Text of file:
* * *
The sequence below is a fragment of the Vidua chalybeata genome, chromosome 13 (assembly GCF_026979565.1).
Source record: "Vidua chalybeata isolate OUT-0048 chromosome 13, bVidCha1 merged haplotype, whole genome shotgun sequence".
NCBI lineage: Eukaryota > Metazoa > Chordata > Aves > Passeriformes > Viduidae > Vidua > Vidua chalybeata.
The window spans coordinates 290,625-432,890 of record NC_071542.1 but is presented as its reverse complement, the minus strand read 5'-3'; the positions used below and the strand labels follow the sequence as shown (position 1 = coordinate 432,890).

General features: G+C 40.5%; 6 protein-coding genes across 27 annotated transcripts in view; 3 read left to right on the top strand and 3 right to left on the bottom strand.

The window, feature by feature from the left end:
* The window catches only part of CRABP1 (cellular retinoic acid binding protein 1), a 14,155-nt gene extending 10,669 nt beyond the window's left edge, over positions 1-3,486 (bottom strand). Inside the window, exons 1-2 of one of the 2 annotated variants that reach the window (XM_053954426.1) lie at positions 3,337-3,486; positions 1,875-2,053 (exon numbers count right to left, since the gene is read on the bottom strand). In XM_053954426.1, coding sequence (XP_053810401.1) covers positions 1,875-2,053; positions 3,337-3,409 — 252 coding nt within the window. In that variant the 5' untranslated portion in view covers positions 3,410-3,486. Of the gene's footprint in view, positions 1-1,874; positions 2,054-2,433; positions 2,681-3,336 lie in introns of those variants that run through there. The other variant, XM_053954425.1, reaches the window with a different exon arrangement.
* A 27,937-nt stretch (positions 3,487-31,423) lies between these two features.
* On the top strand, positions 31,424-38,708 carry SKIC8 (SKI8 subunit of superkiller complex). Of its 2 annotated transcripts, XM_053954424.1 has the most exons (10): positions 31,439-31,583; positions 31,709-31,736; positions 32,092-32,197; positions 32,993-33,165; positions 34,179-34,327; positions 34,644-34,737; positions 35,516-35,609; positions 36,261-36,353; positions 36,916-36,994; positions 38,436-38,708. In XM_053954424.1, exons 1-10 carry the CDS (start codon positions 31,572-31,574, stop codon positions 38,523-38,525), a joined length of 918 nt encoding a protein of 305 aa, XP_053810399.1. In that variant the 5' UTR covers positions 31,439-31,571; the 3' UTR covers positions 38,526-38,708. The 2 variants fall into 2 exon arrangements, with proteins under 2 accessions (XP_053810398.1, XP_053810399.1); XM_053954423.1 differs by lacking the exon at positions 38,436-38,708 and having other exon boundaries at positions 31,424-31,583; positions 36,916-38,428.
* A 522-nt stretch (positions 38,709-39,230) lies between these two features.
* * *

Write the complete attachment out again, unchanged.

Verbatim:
The sequence below is a fragment of the Vidua chalybeata genome, chromosome 13 (assembly GCF_026979565.1).
Source record: "Vidua chalybeata isolate OUT-0048 chromosome 13, bVidCha1 merged haplotype, whole genome shotgun sequence".
NCBI lineage: Eukaryota > Metazoa > Chordata > Aves > Passeriformes > Viduidae > Vidua > Vidua chalybeata.
The window spans coordinates 290,625-432,890 of record NC_071542.1 but is presented as its reverse complement, the minus strand read 5'-3'; the positions used below and the strand labels follow the sequence as shown (position 1 = coordinate 432,890).

General features: G+C 40.5%; 6 protein-coding genes across 27 annotated transcripts in view; 3 read left to right on the top strand and 3 right to left on the bottom strand.

The window, feature by feature from the left end:
* The window catches only part of CRABP1 (cellular retinoic acid binding protein 1), a 14,155-nt gene extending 10,669 nt beyond the window's left edge, over positions 1-3,486 (bottom strand). Inside the window, exons 1-2 of one of the 2 annotated variants that reach the window (XM_053954426.1) lie at positions 3,337-3,486; positions 1,875-2,053 (exon numbers count right to left, since the gene is read on the bottom strand). In XM_053954426.1, coding sequence (XP_053810401.1) covers positions 1,875-2,053; positions 3,337-3,409 — 252 coding nt within the window. In that variant the 5' untranslated portion in view covers positions 3,410-3,486. Of the gene's footprint in view, positions 1-1,874; positions 2,054-2,433; positions 2,681-3,336 lie in introns of those variants that run through there. The other variant, XM_053954425.1, reaches the window with a different exon arrangement.
* A 27,937-nt stretch (positions 3,487-31,423) lies between these two features.
* On the top strand, positions 31,424-38,708 carry SKIC8 (SKI8 subunit of superkiller complex). Of its 2 annotated transcripts, XM_053954424.1 has the most exons (10): positions 31,439-31,583; positions 31,709-31,736; positions 32,092-32,197; positions 32,993-33,165; positions 34,179-34,327; positions 34,644-34,737; positions 35,516-35,609; positions 36,261-36,353; positions 36,916-36,994; positions 38,436-38,708. In XM_053954424.1, exons 1-10 carry the CDS (start codon positions 31,572-31,574, stop codon positions 38,523-38,525), a joined length of 918 nt encoding a protein of 305 aa, XP_053810399.1. In that variant the 5' UTR covers positions 31,439-31,571; the 3' UTR covers positions 38,526-38,708. The 2 variants fall into 2 exon arrangements, with proteins under 2 accessions (XP_053810398.1, XP_053810399.1); XM_053954423.1 differs by lacking the exon at positions 38,436-38,708 and having other exon boundaries at positions 31,424-31,583; positions 36,916-38,428.
* A 522-nt stretch (positions 38,709-39,230) lies between these two features.